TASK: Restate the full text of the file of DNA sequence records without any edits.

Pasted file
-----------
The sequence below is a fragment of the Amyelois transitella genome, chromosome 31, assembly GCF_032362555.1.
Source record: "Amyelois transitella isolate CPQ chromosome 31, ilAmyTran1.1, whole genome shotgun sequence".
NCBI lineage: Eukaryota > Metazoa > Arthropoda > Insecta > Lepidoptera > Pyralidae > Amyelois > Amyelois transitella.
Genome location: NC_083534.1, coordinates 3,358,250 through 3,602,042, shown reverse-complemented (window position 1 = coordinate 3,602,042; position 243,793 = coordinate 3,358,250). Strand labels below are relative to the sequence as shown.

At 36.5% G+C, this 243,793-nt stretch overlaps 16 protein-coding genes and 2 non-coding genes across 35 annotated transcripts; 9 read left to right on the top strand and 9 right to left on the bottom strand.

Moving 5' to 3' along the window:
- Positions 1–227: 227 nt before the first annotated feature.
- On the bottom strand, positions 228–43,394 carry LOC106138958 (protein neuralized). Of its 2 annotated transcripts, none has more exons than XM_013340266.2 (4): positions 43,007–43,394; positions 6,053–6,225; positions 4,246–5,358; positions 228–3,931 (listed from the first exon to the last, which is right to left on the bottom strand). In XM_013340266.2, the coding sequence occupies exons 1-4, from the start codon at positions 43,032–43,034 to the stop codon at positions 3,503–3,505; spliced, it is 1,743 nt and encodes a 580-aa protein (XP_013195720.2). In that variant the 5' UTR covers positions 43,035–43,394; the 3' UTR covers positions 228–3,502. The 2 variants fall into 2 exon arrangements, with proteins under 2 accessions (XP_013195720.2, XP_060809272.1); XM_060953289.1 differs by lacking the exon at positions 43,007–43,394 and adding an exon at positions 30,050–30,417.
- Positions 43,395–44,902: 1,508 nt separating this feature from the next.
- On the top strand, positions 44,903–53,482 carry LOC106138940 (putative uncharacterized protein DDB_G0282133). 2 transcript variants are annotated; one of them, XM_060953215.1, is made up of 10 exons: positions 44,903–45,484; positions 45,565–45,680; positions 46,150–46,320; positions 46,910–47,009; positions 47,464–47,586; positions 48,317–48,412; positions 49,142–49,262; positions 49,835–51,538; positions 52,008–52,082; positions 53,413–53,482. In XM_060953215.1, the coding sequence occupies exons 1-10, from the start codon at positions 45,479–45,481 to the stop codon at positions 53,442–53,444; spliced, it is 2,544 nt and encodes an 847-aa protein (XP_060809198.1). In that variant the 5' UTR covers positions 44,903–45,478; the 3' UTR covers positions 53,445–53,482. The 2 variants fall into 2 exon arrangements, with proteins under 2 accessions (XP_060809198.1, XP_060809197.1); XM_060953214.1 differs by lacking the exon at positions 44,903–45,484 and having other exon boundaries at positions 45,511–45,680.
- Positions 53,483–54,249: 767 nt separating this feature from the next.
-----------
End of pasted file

The sequence below is a fragment of the Amyelois transitella genome, chromosome 31, assembly GCF_032362555.1.
Source record: "Amyelois transitella isolate CPQ chromosome 31, ilAmyTran1.1, whole genome shotgun sequence".
NCBI lineage: Eukaryota > Metazoa > Arthropoda > Insecta > Lepidoptera > Pyralidae > Amyelois > Amyelois transitella.
Genome location: NC_083534.1, coordinates 3,358,250 through 3,602,042, shown reverse-complemented (window position 1 = coordinate 3,602,042; position 243,793 = coordinate 3,358,250). Strand labels below are relative to the sequence as shown.

At 36.5% G+C, this 243,793-nt stretch overlaps 16 protein-coding genes and 2 non-coding genes across 35 annotated transcripts; 9 read left to right on the top strand and 9 right to left on the bottom strand.

Moving 5' to 3' along the window:
- Positions 1–227: 227 nt before the first annotated feature.
- On the bottom strand, positions 228–43,394 carry LOC106138958 (protein neuralized). Of its 2 annotated transcripts, none has more exons than XM_013340266.2 (4): positions 43,007–43,394; positions 6,053–6,225; positions 4,246–5,358; positions 228–3,931 (listed from the first exon to the last, which is right to left on the bottom strand). In XM_013340266.2, the coding sequence occupies exons 1-4, from the start codon at positions 43,032–43,034 to the stop codon at positions 3,503–3,505; spliced, it is 1,743 nt and encodes a 580-aa protein (XP_013195720.2). In that variant the 5' UTR covers positions 43,035–43,394; the 3' UTR covers positions 228–3,502. The 2 variants fall into 2 exon arrangements, with proteins under 2 accessions (XP_013195720.2, XP_060809272.1); XM_060953289.1 differs by lacking the exon at positions 43,007–43,394 and adding an exon at positions 30,050–30,417.
- Positions 43,395–44,902: 1,508 nt separating this feature from the next.
- On the top strand, positions 44,903–53,482 carry LOC106138940 (putative uncharacterized protein DDB_G0282133). 2 transcript variants are annotated; one of them, XM_060953215.1, is made up of 10 exons: positions 44,903–45,484; positions 45,565–45,680; positions 46,150–46,320; positions 46,910–47,009; positions 47,464–47,586; positions 48,317–48,412; positions 49,142–49,262; positions 49,835–51,538; positions 52,008–52,082; positions 53,413–53,482. In XM_060953215.1, the coding sequence occupies exons 1-10, from the start codon at positions 45,479–45,481 to the stop codon at positions 53,442–53,444; spliced, it is 2,544 nt and encodes an 847-aa protein (XP_060809198.1). In that variant the 5' UTR covers positions 44,903–45,478; the 3' UTR covers positions 53,445–53,482. The 2 variants fall into 2 exon arrangements, with proteins under 2 accessions (XP_060809198.1, XP_060809197.1); XM_060953214.1 differs by lacking the exon at positions 44,903–45,484 and having other exon boundaries at positions 45,511–45,680.
- Positions 53,483–54,249: 767 nt separating this feature from the next.